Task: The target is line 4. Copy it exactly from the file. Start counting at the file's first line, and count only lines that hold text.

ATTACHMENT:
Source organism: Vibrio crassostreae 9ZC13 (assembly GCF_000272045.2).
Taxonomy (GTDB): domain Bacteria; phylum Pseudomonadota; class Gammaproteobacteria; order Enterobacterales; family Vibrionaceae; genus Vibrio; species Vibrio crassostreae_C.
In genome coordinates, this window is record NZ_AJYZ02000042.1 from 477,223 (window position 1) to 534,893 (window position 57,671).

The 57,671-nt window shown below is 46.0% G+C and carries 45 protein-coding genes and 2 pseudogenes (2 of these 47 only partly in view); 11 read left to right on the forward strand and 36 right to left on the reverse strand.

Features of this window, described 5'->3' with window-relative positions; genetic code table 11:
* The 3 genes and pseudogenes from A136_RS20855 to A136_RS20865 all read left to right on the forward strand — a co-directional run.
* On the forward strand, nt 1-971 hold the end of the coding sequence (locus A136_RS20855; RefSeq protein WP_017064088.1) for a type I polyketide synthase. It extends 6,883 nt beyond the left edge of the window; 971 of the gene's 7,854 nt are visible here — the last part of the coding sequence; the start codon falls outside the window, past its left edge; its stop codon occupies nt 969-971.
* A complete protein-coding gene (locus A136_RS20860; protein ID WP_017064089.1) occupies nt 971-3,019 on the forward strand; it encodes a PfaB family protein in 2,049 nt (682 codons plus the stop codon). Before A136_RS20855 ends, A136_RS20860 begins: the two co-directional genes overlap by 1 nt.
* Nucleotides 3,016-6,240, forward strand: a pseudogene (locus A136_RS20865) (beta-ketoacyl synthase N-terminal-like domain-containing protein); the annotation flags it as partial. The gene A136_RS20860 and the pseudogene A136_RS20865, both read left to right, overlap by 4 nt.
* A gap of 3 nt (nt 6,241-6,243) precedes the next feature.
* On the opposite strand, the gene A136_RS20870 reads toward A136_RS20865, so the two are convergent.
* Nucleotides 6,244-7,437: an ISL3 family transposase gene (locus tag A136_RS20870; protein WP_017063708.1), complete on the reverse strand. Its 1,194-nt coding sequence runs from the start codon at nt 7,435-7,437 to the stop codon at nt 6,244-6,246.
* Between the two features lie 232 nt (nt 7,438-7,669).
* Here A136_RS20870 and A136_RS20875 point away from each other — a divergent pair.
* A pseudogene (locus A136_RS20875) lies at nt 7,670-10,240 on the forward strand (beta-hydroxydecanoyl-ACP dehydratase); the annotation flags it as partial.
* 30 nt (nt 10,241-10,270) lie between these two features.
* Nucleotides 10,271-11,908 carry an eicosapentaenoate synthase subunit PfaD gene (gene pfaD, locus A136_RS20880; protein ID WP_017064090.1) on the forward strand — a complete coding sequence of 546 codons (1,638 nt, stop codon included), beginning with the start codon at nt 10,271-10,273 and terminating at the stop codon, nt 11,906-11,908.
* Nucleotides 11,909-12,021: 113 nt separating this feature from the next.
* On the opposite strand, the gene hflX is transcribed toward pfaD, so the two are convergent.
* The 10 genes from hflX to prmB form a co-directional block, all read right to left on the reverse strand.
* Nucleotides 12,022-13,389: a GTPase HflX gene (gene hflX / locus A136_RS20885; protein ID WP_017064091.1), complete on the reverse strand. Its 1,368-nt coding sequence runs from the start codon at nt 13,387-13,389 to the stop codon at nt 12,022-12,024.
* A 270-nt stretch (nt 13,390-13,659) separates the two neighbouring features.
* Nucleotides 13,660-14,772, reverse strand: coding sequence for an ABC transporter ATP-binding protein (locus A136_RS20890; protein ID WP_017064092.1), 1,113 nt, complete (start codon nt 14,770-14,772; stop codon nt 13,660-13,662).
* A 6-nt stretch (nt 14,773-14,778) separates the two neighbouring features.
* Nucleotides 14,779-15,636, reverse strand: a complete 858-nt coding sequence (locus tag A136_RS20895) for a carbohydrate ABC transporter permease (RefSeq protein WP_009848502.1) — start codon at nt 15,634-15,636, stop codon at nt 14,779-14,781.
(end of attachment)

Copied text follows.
The 57,671-nt window shown below is 46.0% G+C and carries 45 protein-coding genes and 2 pseudogenes (2 of these 47 only partly in view); 11 read left to right on the forward strand and 36 right to left on the reverse strand.